DHL and Shell trial Bio-LNG trucks to cut carbon

The companies claim the LNG is made from agricultural waste and is 85% less carbon-intensive than diesel

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DHL and Shell have joined forces to pilot trucks powered by Bio-Liquefied Natural Gas (LNG).

The companies have stated that Bio-LNG is liquefied natural gas made from sustainable biomass and during the first five months of the trial, more than 87 tonnes of carbon emissions have been avoided.

This was for more than 89,900km travelled by a diesel truck and represents an 85% lower level of carbon-intensity than using a traditional diesel engine.

The Bio-LNG derives from agricultural waste and Shell is looking to offer a blend to its entire network in the Netherlands next year.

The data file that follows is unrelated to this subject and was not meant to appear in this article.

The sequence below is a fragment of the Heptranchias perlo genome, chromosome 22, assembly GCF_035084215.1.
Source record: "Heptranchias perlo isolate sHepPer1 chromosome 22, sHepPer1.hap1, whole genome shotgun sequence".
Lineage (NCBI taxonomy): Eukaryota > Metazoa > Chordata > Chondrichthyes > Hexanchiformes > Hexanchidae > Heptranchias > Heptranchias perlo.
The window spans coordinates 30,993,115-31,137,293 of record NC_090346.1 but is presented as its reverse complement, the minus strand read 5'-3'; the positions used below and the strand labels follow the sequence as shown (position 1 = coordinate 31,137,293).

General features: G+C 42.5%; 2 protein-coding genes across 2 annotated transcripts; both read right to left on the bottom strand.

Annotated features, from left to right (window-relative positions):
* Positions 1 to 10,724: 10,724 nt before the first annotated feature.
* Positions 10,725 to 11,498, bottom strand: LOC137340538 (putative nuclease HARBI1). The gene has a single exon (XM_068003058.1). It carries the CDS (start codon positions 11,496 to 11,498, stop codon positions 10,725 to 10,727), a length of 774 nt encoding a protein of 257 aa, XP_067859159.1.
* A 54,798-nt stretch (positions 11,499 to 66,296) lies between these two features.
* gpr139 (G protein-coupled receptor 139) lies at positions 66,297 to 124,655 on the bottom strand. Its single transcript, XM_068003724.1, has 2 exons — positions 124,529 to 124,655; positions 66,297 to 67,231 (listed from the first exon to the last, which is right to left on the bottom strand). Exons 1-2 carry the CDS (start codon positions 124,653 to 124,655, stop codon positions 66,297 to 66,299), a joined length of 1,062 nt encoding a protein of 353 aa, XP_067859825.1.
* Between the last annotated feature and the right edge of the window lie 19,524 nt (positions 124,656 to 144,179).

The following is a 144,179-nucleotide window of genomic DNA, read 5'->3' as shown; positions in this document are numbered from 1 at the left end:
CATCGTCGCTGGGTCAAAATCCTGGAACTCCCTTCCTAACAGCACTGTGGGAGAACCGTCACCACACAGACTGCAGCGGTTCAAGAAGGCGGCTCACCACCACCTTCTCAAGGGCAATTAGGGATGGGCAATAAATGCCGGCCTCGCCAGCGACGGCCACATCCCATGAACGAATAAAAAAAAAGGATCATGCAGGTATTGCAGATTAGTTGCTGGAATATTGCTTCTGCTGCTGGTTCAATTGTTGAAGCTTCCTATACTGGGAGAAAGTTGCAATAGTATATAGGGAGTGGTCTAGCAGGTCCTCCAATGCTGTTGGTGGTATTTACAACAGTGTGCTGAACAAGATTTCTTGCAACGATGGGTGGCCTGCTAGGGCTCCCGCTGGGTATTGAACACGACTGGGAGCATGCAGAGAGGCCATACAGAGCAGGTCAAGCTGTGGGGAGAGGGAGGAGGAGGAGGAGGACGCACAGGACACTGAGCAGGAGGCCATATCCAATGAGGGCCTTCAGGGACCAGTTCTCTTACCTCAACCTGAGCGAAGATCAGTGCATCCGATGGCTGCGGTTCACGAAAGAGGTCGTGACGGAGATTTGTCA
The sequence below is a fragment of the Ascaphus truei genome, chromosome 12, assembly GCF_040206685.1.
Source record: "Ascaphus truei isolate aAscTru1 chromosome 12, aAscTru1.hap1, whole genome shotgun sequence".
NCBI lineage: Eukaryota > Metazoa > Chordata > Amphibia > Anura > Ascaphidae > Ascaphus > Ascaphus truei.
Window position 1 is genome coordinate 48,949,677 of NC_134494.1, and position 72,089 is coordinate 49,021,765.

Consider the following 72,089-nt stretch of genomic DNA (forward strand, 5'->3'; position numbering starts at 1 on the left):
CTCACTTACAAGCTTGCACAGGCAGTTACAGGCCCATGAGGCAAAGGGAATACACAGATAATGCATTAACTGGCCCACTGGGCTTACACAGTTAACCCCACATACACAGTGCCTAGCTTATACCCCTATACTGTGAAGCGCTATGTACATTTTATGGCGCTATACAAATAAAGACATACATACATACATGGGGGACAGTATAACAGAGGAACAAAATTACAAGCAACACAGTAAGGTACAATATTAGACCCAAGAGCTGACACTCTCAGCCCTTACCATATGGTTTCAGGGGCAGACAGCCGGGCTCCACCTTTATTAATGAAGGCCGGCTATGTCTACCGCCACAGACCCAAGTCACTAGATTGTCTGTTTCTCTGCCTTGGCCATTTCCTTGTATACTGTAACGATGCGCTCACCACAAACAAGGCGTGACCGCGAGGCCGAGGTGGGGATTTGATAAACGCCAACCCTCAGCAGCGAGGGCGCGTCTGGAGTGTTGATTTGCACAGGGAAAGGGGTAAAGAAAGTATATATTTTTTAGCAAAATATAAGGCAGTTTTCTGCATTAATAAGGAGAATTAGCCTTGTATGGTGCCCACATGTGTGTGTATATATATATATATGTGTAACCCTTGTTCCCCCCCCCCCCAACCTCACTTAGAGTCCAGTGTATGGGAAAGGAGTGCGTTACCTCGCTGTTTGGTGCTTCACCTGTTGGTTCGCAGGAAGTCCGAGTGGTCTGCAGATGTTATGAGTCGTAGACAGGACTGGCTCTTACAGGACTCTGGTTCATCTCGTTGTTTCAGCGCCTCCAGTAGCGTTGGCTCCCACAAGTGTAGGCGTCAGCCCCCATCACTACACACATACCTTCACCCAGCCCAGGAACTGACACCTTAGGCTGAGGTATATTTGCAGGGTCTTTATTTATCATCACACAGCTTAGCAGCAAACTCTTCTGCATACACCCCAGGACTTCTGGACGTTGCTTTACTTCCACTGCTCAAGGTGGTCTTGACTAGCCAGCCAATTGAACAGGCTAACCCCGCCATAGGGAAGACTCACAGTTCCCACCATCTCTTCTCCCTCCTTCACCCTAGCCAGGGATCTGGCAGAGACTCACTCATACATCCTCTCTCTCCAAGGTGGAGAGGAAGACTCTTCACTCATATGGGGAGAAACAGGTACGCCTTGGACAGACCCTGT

It will follow this by building a liquefication plant to produce the gas for the German market in 2023 – it has projected that if the plant produced 100,000 tonnes each year, it would reduce carbon emissions from freight by up to 1 million tonnes.

Uwe Brinks, CEO of DHL Freight, said: “The logistics industry is currently responsible for 11 percent of global carbon emissions. To fight against climate change, the transport sector needs true decarbonisation.

“For us at DHL Freight, sustainable fuel solutions are a key lever to change the fuel mix and ultimately reduce carbon emissions in road freight.”

“The pilot results indicate that Bio-LNG can already today reduce carbon emissions to contribute to the greenhouse gas reductions needed to reach the EU’s 2030 climate targets. That is very promising and good news for the sector,” added Fabian Zeigler, Managing Director of Shell Germany.